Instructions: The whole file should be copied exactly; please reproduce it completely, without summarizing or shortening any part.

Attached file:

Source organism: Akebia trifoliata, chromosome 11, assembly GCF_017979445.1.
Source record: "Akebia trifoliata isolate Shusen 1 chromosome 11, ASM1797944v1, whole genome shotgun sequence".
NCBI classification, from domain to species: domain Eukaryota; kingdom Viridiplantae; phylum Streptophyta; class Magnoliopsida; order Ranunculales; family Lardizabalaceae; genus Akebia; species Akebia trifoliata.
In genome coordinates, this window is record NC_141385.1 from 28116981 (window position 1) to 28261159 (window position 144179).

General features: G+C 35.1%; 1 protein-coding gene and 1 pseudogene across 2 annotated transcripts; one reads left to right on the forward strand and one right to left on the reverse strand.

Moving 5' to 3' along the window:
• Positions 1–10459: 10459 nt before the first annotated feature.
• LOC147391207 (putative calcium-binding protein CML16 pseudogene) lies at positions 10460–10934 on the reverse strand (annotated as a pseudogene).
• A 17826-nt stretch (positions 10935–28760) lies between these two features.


Source organism: Akebia trifoliata, chromosome 11, assembly GCF_017979445.1.
Source record: "Akebia trifoliata isolate Shusen 1 chromosome 11, ASM1797944v1, whole genome shotgun sequence".
NCBI classification, from domain to species: domain Eukaryota; kingdom Viridiplantae; phylum Streptophyta; class Magnoliopsida; order Ranunculales; family Lardizabalaceae; genus Akebia; species Akebia trifoliata.
In genome coordinates, this window is record NC_141385.1 from 28116981 (window position 1) to 28261159 (window position 144179).

General features: G+C 35.1%; 1 protein-coding gene and 1 pseudogene across 2 annotated transcripts; one reads left to right on the forward strand and one right to left on the reverse strand.

Moving 5' to 3' along the window:
• Positions 1–10459: 10459 nt before the first annotated feature.
• LOC147391207 (putative calcium-binding protein CML16 pseudogene) lies at positions 10460–10934 on the reverse strand (annotated as a pseudogene).
• A 17826-nt stretch (positions 10935–28760) lies between these two features.